By Åse Anderson
The animal kingdom has been a rich source of inspiration for jewellery designers throughout history, to the extent that some creatures have transcended their status as mere motifs to become icons that are inextricably linked with a jewellery house.
The bee has been an integral part of Chaumet jewellery since the 18th century, and is as prominent in its designs today as it was more than two centuries ago. The Parisian jewellery house’s founder Marie-Etienne Nitot was the official jeweller to Napoléon Bonaparte, whose emblem was the bee.
This autumn, Chaumet is launching a new 13-piece high jewellery collection featuring the bee motif in a vibrant palette of yellow, orange and green, evoking the colours of honey and springtime gardens. With open-work wings in diamond-encrusted white gold, the buzzing bees are set with an array of coloured gemstones, from mandarin garnets to tourmalines, sapphires and peridots on necklaces, rings, bracelets and earrings.
The new Abeille collection will be on display at a pop-up museum at Chaumet’s flagship store on Place Vendôme in Paris from September until January. Centred on the theme of naturalism, which has been a key source of inspiration for Chaumet jewellery designs through the eras, the exhibition will also feature historical pieces and previously unseen archive drawings.
The deeply superstitious Gabrielle Chanel surrounded herself with talismans - including the comet, lion and camellia - all of which make regular appearances in the Maison’s high jewellery collections. Not only was she born under the star sign of Leo, the big cat is also the symbol of St Mark, the patron saint of the city of Venice where Mademoiselle Chanel travelled in 1920 following the death of her beloved Boy Capel.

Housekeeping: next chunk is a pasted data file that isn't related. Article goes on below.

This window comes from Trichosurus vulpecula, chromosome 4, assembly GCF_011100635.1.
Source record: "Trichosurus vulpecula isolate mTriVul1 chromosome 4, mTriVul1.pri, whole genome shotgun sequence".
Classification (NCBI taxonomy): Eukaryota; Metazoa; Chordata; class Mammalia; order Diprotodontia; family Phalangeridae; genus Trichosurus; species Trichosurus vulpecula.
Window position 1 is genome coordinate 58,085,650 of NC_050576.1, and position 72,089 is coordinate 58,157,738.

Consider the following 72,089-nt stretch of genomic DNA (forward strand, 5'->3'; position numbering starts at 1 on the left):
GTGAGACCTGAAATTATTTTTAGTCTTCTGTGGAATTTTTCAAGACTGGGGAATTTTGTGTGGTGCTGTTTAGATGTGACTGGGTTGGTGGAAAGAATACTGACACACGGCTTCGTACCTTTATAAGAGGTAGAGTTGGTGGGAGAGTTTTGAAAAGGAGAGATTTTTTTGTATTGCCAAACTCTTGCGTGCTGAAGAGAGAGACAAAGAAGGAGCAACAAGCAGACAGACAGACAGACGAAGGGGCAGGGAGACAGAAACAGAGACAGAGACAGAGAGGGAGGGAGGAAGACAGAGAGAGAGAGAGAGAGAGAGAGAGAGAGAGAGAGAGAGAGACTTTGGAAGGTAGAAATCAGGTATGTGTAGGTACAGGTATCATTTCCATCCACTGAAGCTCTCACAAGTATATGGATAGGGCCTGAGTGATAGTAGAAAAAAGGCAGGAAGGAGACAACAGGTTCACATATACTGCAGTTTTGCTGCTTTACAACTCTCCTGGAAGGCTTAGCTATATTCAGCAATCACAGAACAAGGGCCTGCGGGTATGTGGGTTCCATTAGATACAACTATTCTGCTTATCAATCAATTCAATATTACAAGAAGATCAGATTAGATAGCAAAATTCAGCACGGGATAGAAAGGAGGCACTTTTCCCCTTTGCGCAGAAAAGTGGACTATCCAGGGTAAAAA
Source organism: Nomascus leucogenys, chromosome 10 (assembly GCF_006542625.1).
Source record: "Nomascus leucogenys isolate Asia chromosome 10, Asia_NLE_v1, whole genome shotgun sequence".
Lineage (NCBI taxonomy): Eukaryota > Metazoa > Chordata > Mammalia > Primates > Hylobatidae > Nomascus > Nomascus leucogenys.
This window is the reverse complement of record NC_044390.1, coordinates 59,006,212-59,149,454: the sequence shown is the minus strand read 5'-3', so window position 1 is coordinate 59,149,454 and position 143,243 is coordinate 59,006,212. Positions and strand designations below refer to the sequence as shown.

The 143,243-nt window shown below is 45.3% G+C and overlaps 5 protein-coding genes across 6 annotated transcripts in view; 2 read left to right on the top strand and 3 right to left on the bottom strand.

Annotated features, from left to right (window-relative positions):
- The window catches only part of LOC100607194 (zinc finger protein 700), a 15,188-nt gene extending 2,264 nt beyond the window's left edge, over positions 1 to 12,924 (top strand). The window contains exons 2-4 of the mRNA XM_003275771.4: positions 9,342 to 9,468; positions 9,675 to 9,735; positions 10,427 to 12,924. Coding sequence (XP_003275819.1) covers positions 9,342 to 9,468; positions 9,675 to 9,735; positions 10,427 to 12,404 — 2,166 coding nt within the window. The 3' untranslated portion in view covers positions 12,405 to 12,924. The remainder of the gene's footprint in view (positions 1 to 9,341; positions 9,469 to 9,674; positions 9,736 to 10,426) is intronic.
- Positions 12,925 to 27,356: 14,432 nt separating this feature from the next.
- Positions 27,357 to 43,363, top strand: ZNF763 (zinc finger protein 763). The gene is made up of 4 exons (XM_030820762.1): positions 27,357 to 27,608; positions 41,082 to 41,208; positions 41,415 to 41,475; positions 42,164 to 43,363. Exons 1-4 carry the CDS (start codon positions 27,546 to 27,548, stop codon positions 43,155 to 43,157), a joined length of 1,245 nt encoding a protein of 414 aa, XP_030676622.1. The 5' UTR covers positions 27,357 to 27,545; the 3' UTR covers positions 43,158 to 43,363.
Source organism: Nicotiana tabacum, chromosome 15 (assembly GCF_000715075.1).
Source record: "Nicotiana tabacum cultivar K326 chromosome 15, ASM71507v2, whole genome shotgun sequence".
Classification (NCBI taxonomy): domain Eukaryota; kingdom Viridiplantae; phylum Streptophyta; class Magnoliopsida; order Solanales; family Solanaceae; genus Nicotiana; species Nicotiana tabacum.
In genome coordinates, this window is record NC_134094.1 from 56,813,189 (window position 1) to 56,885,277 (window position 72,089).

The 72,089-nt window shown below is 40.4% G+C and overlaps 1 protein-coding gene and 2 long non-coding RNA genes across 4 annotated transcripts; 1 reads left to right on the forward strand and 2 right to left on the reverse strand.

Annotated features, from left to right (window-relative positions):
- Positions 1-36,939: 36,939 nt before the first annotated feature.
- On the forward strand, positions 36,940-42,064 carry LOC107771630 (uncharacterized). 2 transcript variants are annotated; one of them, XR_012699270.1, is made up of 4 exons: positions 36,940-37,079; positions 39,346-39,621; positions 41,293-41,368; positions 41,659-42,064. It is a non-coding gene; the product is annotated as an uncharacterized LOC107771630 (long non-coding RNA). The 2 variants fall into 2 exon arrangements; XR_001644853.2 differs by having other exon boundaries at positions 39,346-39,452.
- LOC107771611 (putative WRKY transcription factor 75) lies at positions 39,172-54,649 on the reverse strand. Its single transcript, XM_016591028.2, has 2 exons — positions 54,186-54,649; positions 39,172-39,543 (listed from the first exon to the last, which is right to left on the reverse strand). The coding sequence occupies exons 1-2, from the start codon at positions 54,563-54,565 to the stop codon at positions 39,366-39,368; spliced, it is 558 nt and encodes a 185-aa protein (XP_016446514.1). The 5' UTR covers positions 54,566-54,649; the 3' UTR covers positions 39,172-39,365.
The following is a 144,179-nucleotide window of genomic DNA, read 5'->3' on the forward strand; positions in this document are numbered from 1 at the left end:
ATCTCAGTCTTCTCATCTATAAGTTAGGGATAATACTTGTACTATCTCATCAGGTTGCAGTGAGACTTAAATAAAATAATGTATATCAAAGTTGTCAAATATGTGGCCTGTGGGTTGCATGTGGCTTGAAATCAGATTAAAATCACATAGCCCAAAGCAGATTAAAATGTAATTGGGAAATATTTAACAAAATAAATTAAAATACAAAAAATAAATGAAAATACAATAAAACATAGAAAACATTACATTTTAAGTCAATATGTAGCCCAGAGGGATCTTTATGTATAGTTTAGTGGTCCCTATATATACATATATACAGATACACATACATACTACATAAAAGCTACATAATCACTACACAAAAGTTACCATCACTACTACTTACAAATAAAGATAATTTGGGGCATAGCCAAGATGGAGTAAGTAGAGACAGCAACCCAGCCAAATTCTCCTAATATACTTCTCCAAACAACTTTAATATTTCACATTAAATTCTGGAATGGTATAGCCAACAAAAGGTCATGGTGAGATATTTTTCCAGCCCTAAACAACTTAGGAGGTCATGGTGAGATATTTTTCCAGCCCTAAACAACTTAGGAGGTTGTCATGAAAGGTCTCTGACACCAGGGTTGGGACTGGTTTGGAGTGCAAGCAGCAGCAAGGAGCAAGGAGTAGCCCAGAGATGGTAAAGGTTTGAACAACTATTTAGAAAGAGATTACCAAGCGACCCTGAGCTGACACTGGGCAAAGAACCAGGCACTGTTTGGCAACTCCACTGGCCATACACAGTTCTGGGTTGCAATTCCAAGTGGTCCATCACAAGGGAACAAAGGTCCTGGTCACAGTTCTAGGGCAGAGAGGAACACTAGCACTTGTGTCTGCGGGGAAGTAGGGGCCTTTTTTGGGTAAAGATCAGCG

Launched earlier this year, the Les Intemporels de Chanel jewellery collection celebrates motifs that were close to Gabrielle’s heart, including a lion perching majestically over a diamond-encrusted star, which was another cherished symbol. The aptly named Les Talismans de Chanel high jewellery collection, which launched this summer, also incorporates the king of the jungle in jewels inspired by the amulets worn for spiritual protection in the Byzantine Empire.
The sleek panther, which has been immortalised in so many Cartier jewellery creations, is celebrated in a new book chronicling 100 years of Cartier Panther jewels. Published by Assouline, the book features anecdotes from famous Cartier patrons, including Jeanne Toussaint, Daisy Fellowes and the Duchess of Windsor, as well as stunning archive images. The enduring popularity of Cartier Panther bracelets, necklaces, rings, earrings and brooches is proof that customers’ appetite for the jeweller's bejewelled big cat shows no sign of abating.
The snake has been synonymous with Bulgari jewellery since the 1940s, metamorphosing - much like the real thing sheds its skin - to keep up with changing trends. Beloved by Elizabeth Taylor and fashion legend Diana Vreeland, the slithering serpent is regularly spotted draped around the necks of some of the most glamorous celebrities on the red carpet, including Naomi Watts, Jessica Biel and, most recently, Amber Heard.
Finally, I have selected just one creature - the peacock - from Boucheron's menagerie of animals, but the swan, cockatoo and adorable polar bear are all deserved of a mention also. The peacock first entered the realm of Boucheron jewellery in 1889 via the Point d’Interrogation necklace, which was designed with a hidden spring system that allowed it to curl around the neck like a feather. Since then, the exotic bird’s bewitching plumage has been incorporated into an array of jewels as part of the Boucheron menagerie of animal jewellery, including, most recently, the majestic blue sapphire Héra ring.
Read about precious primates featuring in high jewellery